Remaining for a moment in the world of celebrity, the birth of Brad and Angelina’s twins and the $15 million paid for first picture rights (and donated to charity) was indeed joyful news. And while it puts the paltry half million auction record price for a print of Diane Arbus’s “Twins” to shame, it serves as a useful reminder of that signature image and how photography chooses and uses its subjects.
I am one of the few people in the business who actually believes the subject should have some rights. That just by being out in a public space does not give a photographer the right to exploit your image for “fine art” purposes – which is pretty much where the law stands today.
Nevertheless, back when the Met had on its Diane Arbus show, David Segal, a resourceful staff writer for the Washington Post, wrote an interesting piece tracking down a few of Arbus’s subjects, starting with the “Twins”:
They remember none of it. Not the lady with the camera, arranging them by a wall at the Knights of Columbus hall in their home town of Roselle, N.J. Not the chocolate cake they had just finished, which is very faintly visible in the picture at the creases of their lips. The Wade sisters, as they were known before they each married, recall nothing about the day they gazed into the lens of Diane Arbus and became part of American photographic history. Unless you count the dresses.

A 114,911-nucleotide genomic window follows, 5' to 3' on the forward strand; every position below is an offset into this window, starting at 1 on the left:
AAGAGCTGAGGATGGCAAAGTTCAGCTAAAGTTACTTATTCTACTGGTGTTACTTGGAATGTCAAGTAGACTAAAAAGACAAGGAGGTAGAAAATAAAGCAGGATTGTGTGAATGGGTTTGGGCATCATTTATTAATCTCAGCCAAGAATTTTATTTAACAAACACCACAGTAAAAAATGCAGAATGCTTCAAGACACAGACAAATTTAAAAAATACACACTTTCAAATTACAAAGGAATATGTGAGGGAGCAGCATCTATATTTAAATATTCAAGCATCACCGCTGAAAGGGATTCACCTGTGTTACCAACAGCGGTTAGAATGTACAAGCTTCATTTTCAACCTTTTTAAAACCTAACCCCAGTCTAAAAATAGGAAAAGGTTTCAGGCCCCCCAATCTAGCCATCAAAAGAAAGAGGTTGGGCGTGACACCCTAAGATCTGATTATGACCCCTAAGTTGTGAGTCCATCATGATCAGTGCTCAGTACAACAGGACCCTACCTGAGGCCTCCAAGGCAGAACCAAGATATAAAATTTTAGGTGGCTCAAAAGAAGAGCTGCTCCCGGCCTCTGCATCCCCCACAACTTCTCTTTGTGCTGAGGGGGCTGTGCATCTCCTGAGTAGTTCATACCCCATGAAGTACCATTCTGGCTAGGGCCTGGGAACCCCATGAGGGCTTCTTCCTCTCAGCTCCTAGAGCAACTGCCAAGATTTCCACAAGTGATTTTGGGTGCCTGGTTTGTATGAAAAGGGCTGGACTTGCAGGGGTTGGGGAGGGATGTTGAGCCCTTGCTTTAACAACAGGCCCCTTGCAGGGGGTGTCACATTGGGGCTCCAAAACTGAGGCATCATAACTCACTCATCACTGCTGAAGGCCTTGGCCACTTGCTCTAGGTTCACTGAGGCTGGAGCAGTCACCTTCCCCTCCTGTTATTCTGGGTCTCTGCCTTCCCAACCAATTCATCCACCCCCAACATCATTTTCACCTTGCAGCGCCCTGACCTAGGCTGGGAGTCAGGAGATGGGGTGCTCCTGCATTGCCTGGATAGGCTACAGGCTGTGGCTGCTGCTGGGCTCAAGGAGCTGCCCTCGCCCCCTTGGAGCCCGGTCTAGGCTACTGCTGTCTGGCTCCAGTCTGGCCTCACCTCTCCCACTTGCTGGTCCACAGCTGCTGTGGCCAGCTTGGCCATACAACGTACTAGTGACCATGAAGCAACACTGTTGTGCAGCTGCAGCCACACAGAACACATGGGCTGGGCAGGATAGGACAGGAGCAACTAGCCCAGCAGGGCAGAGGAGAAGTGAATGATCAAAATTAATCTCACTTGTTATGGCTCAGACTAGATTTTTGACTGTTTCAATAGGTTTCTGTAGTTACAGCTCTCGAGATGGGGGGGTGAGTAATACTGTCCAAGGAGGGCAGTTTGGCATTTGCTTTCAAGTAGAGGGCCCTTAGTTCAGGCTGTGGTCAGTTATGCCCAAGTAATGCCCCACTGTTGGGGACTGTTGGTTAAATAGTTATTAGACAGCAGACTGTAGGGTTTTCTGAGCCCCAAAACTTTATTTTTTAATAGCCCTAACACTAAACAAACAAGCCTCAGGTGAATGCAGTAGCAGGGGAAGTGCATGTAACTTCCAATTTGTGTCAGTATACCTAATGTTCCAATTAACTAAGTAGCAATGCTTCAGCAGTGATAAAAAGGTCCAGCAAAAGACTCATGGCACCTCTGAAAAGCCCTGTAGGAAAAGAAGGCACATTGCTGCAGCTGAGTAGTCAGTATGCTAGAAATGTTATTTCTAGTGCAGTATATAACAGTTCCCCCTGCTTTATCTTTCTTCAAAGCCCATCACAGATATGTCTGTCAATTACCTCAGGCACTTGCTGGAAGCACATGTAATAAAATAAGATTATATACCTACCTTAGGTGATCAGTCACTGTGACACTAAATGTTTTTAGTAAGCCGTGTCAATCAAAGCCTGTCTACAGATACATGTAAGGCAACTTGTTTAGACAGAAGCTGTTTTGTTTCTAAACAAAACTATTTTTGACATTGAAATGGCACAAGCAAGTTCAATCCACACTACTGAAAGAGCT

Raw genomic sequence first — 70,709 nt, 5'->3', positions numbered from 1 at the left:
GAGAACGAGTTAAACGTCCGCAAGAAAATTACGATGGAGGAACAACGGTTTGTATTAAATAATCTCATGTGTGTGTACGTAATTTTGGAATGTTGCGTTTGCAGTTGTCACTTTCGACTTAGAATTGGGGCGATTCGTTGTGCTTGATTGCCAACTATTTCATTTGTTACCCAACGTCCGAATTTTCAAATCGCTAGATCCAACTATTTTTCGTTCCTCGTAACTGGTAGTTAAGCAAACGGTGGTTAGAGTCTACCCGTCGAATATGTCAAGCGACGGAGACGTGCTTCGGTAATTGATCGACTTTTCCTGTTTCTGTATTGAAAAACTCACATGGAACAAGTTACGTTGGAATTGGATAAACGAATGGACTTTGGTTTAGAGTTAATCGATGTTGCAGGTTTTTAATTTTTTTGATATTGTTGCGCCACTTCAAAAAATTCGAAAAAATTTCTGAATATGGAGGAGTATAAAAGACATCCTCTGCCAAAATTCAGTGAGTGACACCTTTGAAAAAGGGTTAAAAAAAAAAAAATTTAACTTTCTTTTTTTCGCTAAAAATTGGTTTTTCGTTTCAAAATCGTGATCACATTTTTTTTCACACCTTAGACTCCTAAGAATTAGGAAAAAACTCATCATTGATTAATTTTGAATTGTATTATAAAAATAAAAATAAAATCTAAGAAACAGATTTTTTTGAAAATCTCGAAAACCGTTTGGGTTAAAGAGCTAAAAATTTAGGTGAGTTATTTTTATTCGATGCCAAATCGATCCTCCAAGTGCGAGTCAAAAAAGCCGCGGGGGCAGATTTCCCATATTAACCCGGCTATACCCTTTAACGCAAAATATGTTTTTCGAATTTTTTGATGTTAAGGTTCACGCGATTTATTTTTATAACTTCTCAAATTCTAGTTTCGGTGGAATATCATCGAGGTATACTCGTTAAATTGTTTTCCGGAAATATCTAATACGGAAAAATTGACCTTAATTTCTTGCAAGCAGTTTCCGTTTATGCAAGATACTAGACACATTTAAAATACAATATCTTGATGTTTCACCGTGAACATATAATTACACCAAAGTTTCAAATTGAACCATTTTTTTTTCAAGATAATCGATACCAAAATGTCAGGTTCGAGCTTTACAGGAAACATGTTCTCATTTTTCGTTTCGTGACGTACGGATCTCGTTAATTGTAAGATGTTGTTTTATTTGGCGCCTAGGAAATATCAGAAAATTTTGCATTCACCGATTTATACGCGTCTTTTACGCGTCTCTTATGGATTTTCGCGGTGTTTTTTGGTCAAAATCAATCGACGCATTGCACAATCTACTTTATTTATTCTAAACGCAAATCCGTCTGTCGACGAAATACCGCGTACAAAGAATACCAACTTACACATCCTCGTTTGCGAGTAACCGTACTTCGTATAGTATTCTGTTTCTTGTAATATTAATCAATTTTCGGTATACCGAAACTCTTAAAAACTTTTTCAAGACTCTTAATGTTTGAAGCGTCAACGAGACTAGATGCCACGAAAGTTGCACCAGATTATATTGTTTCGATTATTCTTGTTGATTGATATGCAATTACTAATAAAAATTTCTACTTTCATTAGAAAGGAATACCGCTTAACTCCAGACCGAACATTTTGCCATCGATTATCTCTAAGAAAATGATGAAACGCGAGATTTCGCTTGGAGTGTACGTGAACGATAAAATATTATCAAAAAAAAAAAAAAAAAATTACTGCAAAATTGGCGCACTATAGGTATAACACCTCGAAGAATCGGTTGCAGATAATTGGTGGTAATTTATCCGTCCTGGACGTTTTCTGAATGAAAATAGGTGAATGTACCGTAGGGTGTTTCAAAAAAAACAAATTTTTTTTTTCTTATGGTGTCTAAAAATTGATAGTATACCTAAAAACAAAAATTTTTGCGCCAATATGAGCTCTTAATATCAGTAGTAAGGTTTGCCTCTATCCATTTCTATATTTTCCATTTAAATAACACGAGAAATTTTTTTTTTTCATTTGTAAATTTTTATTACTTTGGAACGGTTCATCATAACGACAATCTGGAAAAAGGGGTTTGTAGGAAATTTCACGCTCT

"We still have them," says Colleen. "Our mother made them," says Cathleen. "They look black in the photograph but they're actually green."
They were 7 years old in 1967, when Arbus found the girls at a Christmas party for local twins and triplets. Nobody is quite sure how Arbus heard about the gathering, but a few parents obliged when she asked their children to pose. Which is how the Wade sisters wound up on a sidewalk, standing close enough to seem joined at the shoulder, their expression a kind of spectral blank.
It would become one of the most famous photographs of the era's most compelling photographer. Arbus killed herself in 1971, at the age of 48, leaving behind a gallery of characters -- some of them spooky, some of them bizarre, all of them vaguely tragic -- who won't go away. It's a menagerie of weirdos we seem to have known all our lives: those two men waltzing at a drag ball, that Mexican dwarf, the grimacing kid with a toy grenade.
They've been handed a peculiar kind of celebrity, the kind you don't ask for and certainly don't expect. One day you're minding your business, the next day you're immortalized in perpetuity beside "Nudist lady with swan sunglasses, Pa. 1965," or "Transvestite at a drag ball, N.Y.C. 1970."